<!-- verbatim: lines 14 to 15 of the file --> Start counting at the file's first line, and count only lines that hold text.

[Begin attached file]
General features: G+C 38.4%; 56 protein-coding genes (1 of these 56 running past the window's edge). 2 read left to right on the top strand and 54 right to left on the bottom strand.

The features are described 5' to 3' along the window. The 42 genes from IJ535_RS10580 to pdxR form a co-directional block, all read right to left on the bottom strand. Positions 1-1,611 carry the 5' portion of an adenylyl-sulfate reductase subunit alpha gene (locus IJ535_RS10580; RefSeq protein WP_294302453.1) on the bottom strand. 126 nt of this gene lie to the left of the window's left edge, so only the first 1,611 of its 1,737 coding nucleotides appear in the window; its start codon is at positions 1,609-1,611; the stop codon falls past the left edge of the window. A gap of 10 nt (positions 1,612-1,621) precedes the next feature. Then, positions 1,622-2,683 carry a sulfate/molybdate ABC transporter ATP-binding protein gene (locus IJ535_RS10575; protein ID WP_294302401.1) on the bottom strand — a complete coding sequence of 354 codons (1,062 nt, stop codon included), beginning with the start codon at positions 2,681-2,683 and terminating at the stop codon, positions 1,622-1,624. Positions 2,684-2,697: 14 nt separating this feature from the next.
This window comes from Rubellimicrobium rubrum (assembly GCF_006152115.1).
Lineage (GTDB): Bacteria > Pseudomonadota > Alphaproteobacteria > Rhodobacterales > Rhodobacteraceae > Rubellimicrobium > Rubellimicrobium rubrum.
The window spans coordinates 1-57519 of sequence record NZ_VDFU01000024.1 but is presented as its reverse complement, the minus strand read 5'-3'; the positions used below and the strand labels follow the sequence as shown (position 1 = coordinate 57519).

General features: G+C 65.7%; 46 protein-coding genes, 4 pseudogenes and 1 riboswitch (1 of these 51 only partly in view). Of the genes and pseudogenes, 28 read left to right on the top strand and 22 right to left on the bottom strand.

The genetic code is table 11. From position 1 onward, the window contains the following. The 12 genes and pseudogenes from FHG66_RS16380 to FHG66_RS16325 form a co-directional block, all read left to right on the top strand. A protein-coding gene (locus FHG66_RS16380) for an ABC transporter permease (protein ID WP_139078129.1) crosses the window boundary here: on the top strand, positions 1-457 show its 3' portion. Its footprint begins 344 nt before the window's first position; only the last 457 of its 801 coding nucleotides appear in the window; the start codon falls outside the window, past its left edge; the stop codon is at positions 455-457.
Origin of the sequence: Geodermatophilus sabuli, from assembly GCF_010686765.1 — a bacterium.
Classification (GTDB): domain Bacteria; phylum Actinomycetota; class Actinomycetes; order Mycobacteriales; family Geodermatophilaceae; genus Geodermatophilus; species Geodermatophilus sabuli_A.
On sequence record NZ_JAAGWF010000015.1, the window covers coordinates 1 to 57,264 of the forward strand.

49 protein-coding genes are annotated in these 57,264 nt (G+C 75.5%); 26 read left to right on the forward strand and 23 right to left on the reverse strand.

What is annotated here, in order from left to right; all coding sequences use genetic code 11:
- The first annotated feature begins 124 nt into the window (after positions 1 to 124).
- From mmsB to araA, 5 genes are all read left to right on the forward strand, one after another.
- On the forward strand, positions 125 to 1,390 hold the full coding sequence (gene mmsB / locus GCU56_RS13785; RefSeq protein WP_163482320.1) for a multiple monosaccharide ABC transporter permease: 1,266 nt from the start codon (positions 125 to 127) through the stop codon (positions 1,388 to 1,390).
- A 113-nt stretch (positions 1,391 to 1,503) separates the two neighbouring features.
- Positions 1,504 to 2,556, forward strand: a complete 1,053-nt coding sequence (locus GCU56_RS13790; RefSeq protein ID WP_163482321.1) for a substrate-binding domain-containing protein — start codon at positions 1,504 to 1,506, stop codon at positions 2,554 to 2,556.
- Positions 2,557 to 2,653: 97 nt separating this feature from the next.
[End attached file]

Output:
- From mmsB to araA, 5 genes are all read left to right on the forward strand, one after another.
- On the forward strand, positions 125 to 1,390 hold the full coding sequence (gene mmsB / locus GCU56_RS13785; RefSeq protein WP_163482320.1) for a multiple monosaccharide ABC transporter permease: 1,266 nt from the start codon (positions 125 to 127) through the stop codon (positions 1,388 to 1,390).